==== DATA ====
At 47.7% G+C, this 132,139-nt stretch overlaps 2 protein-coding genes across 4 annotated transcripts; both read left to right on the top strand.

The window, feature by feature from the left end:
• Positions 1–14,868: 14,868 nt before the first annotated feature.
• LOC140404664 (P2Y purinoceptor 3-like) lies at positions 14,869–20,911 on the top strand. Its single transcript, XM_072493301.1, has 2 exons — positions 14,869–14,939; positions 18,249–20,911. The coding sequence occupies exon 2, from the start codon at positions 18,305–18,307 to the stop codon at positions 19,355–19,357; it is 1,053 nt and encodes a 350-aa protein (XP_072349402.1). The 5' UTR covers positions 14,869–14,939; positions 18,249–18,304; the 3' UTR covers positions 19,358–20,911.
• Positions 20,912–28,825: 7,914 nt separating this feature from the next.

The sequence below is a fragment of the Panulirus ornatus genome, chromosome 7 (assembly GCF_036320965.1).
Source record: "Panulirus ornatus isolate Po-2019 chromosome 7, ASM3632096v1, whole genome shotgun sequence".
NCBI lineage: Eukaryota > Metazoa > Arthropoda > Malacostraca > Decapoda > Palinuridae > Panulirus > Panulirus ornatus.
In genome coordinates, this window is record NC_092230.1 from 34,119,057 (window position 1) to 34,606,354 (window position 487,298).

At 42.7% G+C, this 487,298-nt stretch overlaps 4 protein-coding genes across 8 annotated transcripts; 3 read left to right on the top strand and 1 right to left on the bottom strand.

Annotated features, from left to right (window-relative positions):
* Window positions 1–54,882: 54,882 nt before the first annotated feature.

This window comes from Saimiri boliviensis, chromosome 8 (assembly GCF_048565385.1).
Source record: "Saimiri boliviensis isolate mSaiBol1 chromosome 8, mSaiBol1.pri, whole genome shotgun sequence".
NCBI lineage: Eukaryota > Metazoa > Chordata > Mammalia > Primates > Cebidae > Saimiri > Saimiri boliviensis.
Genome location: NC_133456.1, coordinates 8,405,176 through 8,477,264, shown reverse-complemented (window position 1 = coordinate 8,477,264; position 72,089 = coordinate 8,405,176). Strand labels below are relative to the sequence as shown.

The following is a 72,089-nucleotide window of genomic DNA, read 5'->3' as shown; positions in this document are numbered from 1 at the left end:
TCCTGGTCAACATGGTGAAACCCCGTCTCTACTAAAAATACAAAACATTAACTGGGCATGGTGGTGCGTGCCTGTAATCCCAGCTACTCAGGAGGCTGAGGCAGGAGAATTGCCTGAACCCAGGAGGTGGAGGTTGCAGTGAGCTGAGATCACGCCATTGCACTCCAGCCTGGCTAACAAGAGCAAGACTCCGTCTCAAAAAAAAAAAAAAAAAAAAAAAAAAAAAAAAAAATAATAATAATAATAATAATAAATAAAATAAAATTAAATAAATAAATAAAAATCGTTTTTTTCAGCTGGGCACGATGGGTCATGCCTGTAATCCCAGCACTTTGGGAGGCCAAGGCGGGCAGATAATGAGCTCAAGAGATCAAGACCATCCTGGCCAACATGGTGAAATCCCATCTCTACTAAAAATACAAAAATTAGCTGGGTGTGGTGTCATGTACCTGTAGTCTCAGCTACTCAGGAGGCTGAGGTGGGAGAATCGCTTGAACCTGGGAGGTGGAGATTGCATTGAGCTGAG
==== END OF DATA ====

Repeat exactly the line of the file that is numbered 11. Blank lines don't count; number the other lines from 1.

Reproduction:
Annotated features, from left to right (window-relative positions):